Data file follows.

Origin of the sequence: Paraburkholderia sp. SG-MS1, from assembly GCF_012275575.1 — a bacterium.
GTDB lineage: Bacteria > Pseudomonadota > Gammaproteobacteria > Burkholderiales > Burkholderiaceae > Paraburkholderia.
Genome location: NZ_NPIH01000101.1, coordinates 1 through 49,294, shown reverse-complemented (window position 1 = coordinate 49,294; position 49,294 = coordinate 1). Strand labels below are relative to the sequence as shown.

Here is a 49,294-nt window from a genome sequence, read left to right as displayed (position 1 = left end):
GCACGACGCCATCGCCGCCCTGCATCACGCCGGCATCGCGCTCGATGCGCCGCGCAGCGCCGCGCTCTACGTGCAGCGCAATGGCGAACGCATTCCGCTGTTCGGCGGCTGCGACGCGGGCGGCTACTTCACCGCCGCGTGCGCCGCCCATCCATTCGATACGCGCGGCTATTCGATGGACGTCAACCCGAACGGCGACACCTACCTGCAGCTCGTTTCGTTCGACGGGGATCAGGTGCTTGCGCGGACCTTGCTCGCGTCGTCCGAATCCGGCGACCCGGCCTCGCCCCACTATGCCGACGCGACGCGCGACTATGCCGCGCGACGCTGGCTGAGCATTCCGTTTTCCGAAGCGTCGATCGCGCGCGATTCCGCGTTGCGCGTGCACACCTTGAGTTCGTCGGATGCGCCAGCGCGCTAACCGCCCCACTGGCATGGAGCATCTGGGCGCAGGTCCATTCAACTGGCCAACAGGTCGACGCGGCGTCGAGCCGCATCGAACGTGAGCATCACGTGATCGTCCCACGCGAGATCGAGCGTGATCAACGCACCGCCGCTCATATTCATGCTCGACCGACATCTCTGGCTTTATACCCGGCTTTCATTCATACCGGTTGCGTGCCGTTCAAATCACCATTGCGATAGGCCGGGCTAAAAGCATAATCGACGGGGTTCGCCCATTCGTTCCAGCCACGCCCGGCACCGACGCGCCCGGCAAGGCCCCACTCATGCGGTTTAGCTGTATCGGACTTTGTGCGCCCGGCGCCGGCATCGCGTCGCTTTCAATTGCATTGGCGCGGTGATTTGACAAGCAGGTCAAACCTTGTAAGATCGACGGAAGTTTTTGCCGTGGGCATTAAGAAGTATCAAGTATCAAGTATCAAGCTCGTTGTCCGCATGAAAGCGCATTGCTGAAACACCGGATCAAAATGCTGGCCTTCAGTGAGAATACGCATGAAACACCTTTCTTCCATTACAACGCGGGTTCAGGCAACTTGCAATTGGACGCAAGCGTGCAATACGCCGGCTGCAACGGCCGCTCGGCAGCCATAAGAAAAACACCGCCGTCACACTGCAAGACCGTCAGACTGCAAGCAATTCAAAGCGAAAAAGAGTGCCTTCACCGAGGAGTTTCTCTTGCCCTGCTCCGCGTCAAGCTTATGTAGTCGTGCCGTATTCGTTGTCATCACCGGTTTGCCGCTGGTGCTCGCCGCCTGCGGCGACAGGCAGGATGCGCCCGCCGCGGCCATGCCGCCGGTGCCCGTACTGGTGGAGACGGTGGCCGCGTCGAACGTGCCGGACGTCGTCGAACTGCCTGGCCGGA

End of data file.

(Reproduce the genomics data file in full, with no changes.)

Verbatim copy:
Origin of the sequence: Paraburkholderia sp. SG-MS1, from assembly GCF_012275575.1 — a bacterium.
GTDB lineage: Bacteria > Pseudomonadota > Gammaproteobacteria > Burkholderiales > Burkholderiaceae > Paraburkholderia.
Genome location: NZ_NPIH01000101.1, coordinates 1 through 49,294, shown reverse-complemented (window position 1 = coordinate 49,294; position 49,294 = coordinate 1). Strand labels below are relative to the sequence as shown.

Here is a 49,294-nt window from a genome sequence, read left to right as displayed (position 1 = left end):
GCACGACGCCATCGCCGCCCTGCATCACGCCGGCATCGCGCTCGATGCGCCGCGCAGCGCCGCGCTCTACGTGCAGCGCAATGGCGAACGCATTCCGCTGTTCGGCGGCTGCGACGCGGGCGGCTACTTCACCGCCGCGTGCGCCGCCCATCCATTCGATACGCGCGGCTATTCGATGGACGTCAACCCGAACGGCGACACCTACCTGCAGCTCGTTTCGTTCGACGGGGATCAGGTGCTTGCGCGGACCTTGCTCGCGTCGTCCGAATCCGGCGACCCGGCCTCGCCCCACTATGCCGACGCGACGCGCGACTATGCCGCGCGACGCTGGCTGAGCATTCCGTTTTCCGAAGCGTCGATCGCGCGCGATTCCGCGTTGCGCGTGCACACCTTGAGTTCGTCGGATGCGCCAGCGCGCTAACCGCCCCACTGGCATGGAGCATCTGGGCGCAGGTCCATTCAACTGGCCAACAGGTCGACGCGGCGTCGAGCCGCATCGAACGTGAGCATCACGTGATCGTCCCACGCGAGATCGAGCGTGATCAACGCACCGCCGCTCATATTCATGCTCGACCGACATCTCTGGCTTTATACCCGGCTTTCATTCATACCGGTTGCGTGCCGTTCAAATCACCATTGCGATAGGCCGGGCTAAAAGCATAATCGACGGGGTTCGCCCATTCGTTCCAGCCACGCCCGGCACCGACGCGCCCGGCAAGGCCCCACTCATGCGGTTTAGCTGTATCGGACTTTGTGCGCCCGGCGCCGGCATCGCGTCGCTTTCAATTGCATTGGCGCGGTGATTTGACAAGCAGGTCAAACCTTGTAAGATCGACGGAAGTTTTTGCCGTGGGCATTAAGAAGTATCAAGTATCAAGTATCAAGCTCGTTGTCCGCATGAAAGCGCATTGCTGAAACACCGGATCAAAATGCTGGCCTTCAGTGAGAATACGCATGAAACACCTTTCTTCCATTACAACGCGGGTTCAGGCAACTTGCAATTGGACGCAAGCGTGCAATACGCCGGCTGCAACGGCCGCTCGGCAGCCATAAGAAAAACACCGCCGTCACACTGCAAGACCGTCAGACTGCAAGCAATTCAAAGCGAAAAAGAGTGCCTTCACCGAGGAGTTTCTCTTGCCCTGCTCCGCGTCAAGCTTATGTAGTCGTGCCGTATTCGTTGTCATCACCGGTTTGCCGCTGGTGCTCGCCGCCTGCGGCGACAGGCAGGATGCGCCCGCCGCGGCCATGCCGCCGGTGCCCGTACTGGTGGAGACGGTGGCCGCGTCGAACGTGCCGGACGTCGTCGAACTGCCTGGCCGGA